In our Call of Duty tests, the Nvidia 6800 Ultra refused to go above 60 frames per second regardless of which settings we tested with. Since this is the only game in our tests that is OpenGL based, we suspect the culprit to be the Nvidia drivers, and not the fault of the Compaq system.

System Configurations:

Compaq GX5000Z

Windows XP Professional; AMD Athlon 64 FX-53 @ 2.41GHz; 1GB PC3200 RAM; Nividia Geforce FX 6800 Ultra, (2) 140GB Western Digital Raptor 10,000 RPMSATA hard drives in RAID stripe array, Creative Labs Sound Blaster Audigy 2 ZS

Designtechnica Test System

Windows XP Professional; Intel LGA 775 3GHz CPU; 1GB Crucial Ballisitx DDR2 533MHz RAM; MSI ATI X800 XT video card; Western Digital 7200RPM SATA 80GB hard drive


Setup and Use

Before powering up the system, we decided to open it up to see how Compaq handles the cable management. The IDE cables are wrapped in tight sleeves to help minimize air interference. All of the other cables including the SATA and power supply cables are neatly zip tied and put out of view to give the inside of the system a very clean look to it. The Enermax “Noise Taker” 470watt power supply comes with an anodized blue aluminum shell that looks fantastic in the system. The only thing that seemed a little odd is the way the heat sink on the processor blows air. The vent on the CPU heat sink blows air towards the side of the case instead of towards the back of the system where the rear fans are. But because there are no vents on the sides of the Cooler Master case, the air hits a dead-end and must disperse in multiple directions. It would have been smart to put a vent in the side of the case to help maximize the air flow. Other than that, Compaq has done a fantastic job with the cable management and cooling inside of the system; it looks like they paid a lot of attention to the craftsmanship.

Compaq GX5000Z
The inside of the system has plenty of room for expansion

When the system is powered on, a glowing red light emanates from behind part of the front face plate and highlighting the Compaq logo on the front of the system. It’s great to see Compaq use colored lights like this because people often add neon lights to their own custom built systems; it’s like a badge of coolness so to speak. The hard drives are very quiet when the system is running, but you sure can hear the processor’s fan churning, reminding you this system is mega-powered. The keyboard and mouse work pretty well, but the mouse feels kind of cheap and not as heavy duty or thick as Microsoft’s Intellimouse or Logitech’s MX series of mice. There are no side buttons on the mouse either, which gamers often prefer.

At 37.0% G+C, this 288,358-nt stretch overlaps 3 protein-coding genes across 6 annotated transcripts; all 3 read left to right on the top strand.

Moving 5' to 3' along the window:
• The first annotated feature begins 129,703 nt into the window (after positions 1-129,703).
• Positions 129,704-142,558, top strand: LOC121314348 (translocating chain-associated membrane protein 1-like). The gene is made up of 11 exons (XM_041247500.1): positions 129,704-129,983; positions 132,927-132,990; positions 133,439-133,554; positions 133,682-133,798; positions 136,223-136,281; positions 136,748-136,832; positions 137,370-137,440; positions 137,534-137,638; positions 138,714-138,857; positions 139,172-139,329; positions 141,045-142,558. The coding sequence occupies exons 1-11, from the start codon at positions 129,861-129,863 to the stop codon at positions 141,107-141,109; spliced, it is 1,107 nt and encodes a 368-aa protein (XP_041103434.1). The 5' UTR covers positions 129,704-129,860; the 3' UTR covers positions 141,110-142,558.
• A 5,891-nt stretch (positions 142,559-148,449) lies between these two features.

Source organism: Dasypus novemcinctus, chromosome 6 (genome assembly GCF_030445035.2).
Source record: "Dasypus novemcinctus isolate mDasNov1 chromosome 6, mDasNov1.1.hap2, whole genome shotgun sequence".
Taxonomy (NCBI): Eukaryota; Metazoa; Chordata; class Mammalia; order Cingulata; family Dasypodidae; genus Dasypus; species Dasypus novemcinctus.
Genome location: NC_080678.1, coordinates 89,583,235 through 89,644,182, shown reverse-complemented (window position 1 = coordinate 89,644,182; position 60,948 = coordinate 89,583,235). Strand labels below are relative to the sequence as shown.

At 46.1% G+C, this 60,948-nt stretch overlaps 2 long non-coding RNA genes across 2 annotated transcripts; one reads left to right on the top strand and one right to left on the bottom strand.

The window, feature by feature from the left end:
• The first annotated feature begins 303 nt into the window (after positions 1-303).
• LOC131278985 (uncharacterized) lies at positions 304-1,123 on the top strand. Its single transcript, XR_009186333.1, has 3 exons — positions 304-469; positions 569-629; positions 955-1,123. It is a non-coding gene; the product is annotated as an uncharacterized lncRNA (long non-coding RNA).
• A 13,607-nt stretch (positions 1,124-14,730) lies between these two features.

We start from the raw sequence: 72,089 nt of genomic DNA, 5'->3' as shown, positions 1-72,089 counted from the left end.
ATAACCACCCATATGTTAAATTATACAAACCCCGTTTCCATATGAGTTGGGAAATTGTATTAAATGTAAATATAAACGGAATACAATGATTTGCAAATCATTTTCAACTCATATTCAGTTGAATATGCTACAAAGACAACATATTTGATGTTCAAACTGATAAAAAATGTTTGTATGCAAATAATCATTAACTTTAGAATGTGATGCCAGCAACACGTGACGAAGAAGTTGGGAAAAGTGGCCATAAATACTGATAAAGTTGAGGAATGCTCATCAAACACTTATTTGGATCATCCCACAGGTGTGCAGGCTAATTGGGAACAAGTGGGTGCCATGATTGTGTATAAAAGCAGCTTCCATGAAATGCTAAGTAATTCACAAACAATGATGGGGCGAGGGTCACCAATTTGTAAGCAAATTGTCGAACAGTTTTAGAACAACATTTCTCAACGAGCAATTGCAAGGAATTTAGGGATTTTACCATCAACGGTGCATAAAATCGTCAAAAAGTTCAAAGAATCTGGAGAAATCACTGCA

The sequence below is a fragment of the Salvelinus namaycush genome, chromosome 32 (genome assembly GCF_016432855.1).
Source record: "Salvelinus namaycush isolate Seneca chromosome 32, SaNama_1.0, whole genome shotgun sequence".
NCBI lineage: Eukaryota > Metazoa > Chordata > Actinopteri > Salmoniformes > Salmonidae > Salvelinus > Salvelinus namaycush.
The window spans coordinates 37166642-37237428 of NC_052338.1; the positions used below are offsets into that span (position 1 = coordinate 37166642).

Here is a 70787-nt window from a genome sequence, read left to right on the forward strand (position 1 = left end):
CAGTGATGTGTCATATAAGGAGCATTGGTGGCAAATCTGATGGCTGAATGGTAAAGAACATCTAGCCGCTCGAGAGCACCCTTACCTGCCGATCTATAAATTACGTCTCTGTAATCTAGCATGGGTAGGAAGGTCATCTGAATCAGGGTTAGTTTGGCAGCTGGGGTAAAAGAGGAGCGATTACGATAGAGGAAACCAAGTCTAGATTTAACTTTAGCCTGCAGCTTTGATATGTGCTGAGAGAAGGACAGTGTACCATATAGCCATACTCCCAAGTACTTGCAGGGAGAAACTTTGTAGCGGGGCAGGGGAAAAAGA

In our tests, the GX5000Z performed admirably, compared to our 925X based system and that is no easy feat. Our test system comes with an MSI 925X NEO Platinum motherboard, an Intel 3GHz CPU, 1GB of Crucial Ballistix DDR2 533MHz memory and an MSI ATI X800 XT 256MB video card. Although the GX5000Z only uses 1GB PC3200 memory, the system’s dual Western Digital Raptor hard drives and the NVIDIA Geforce 6800 Ultra video card helped propel the system to high scores in our gaming benchmarks.

In our UT 2004 benchmarks the GX5000Z squeezed out over 120 frames-per second running at 1600×1200 resolution and maximum detail. But when it came to Doom 3, our test system bested the GX5000Z by 11 frames in both 1024×768 and 1600×1200 resolutions. In our office productivity tests, the GX5000Z is no slouch either, scoring a SysMark 2004 score of 186 compared to our test system’s score of 174. For complete benchmarking results please click on the performance tab and link above and below this review.

The GX5000Z system proved a joy to use in everyday use. The loud fans are kind of annoying if you are used to a quiet system, but this should be something every gamer is used to. We had no problems with the system overheating or locking up on us with exception to the DVD/CD combo drive which had trouble reading some of our discs. Every USB and FireWire port on the system worked without issue. We liked that Compaq clearly labeled everything on the back of the system letting you know what each input is meant for.

Conclusion

Compaq has developed a formidable contender with their X series gaming systems. The GX5000Z system we reviewed proved to be both fast and reliable. We love the fact that Compaq is using OEM parts from major manufacturers like MSI, Samsung and Creative Labs. This separates the Compaq X series apart from others such as Gateway and Dell because it allows their system to be upgraded with extreme ease. In essence, Compaq has built you a system using the same off-the-shelf parts that you can purchase yourself. They build the system for you, test it and then sell it for a few hundred dollars less than you would pay building the system yourself. Top it off with a one-year warranty through Compaq, and you are good to go.

The only issue we had with our review system was the HP DVD/CD-ROM drive which had trouble reading from multiple media types. We have never been impressed with HP’s DVD drives so a switch to a drive manufactured by Plextor or Sony would make this system even better. Compaq has something special on their hands with their X series of gaming PC’s. We would love to see them promote these systems through gaming events and by advertising on gaming sites and publications. Until then the X series will have to be a well kept secret until the word spread. Once Compaq does some minor tweaking, they should have a powerful gaming machine that rivals the best from Falcon Northwest, VoodooPC and other hardcore system builders.